In DepthScience Policy

FDA enforcement actions plummet under Trump

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Science  05 Jul 2019:
Vol. 365, Issue 6448, pp. 12-13
DOI: 10.1126/science.365.6448.12

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  • RE: Ban flavoured e-cigarettes by Trump Administration insufficient
    • Moreno Paolini, Full Professor in Pharmacology and Biochemical Toxicology, Department of Pharmacy and Biotechnology – University of Bologna
    • Other Contributors:
      • Silvia Cirillo, Department of Pharmacy and Biotechnology – University of Bologna

    The claiming of the Food and Drug Administration (FDA) to restrict some sweet vaping flavorus that induce teens to approach the electronic cigarette (e-cigarette, e-cig) in order to counteract the rising number of vapers among high school students and the growing number of deaths related to e-cigarette use could be insufficient. Indeed, although the huge variety of flavoured e-liquids on the market constitutes an efficient but attractive not only for traditional smokers but, above all, for non-smoking including teenagers, the continuous evolution in the e-cig technology makes these devices extremely customizable, eliminating any attempt of predicting the toxicological effects on large population. However, the individual settings of e-cigarette voltage or resistance, then the wattage which is the ultimate factor responsible of the generation of a plethora of toxins, automatically personalizes the dangerous effects for the vaper himself (1). While banning aromas could constitute an important first step in e-cig regulation, and without here forgetting the health concerns for children and teenagers that could find in the e-cig a new gateway to smoking habit, we believe that Public Consumer Protection Authority should ensure that manufacturing companies produce technically unchangeable devices for consumers.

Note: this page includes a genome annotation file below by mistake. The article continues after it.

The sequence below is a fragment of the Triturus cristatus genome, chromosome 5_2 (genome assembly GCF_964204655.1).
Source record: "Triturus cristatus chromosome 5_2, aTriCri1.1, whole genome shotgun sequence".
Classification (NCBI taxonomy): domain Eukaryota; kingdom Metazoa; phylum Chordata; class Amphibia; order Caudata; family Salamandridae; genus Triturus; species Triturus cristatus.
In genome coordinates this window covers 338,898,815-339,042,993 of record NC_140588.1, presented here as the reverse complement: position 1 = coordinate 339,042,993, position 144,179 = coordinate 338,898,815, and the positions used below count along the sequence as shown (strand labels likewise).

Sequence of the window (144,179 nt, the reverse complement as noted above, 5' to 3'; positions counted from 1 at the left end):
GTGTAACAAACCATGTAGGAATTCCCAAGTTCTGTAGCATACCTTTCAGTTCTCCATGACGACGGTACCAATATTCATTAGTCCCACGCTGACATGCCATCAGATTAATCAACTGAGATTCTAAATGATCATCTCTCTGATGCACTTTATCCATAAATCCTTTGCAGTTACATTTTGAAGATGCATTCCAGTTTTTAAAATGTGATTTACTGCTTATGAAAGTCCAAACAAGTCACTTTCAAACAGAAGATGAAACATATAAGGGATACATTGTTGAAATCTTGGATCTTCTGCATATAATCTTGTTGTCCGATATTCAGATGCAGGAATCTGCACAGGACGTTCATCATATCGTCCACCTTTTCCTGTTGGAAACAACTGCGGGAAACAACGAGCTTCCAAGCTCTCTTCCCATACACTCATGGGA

References

    1. S. Cirillo, F. Vivarelli, E. Turrini, C. Fimognari, S. Burattini, E. Falcieri, M.B.L. Rocchi, V. Cardenia, M.T. Rodriguez-Estrada, M. Paolini,...

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    Competing Interests: None declared.
  • RE: Sensationalism vs. Scientific Accuracy: 'Poorly' Illustrated News Item on FDA Enforcement

    Dear Editors,

    As a 25+ year Science reader I was disappointed to see the sensationalistic and erroneous illustrations prominently displayed for the July 5 News item entitled "FDA enforcement actions plummet under Trump" pp 3 & 12-13. Two large (one half page) illustrations appear on page 3 and page 12 depicting roughly an 85% decrease in FDA 'warning letters' with Obama and Trump images on the respective stacks of 'warning letters', while the text of the article states such warning letters have in fact decreased by "one-third"! 85% and 33% are nowhere near the same value, and I can only attribute this gross exaggeration in two large illustrations to a sensationalistic desire to manipulate the reader... However the final result was quite different for this reader; if such a simple fact can be prominently misrepresented to that extent, the entire investigative report is suddenly suspect as a polemic.
    Please keep article illustrations accurately in line with the contents of the articles they illustrate and avoid senationalism and cartoonish graphics in what is a leading science magazine.

    Regards,
    Glen T. Penfield - Director
    Chicxulub Geosciences,
    Three Sugar Creek Center, Suite 100
    Sugarland, Texas 77478
    casachicxulub@yahoo.com

    Competing Interests: None declared.

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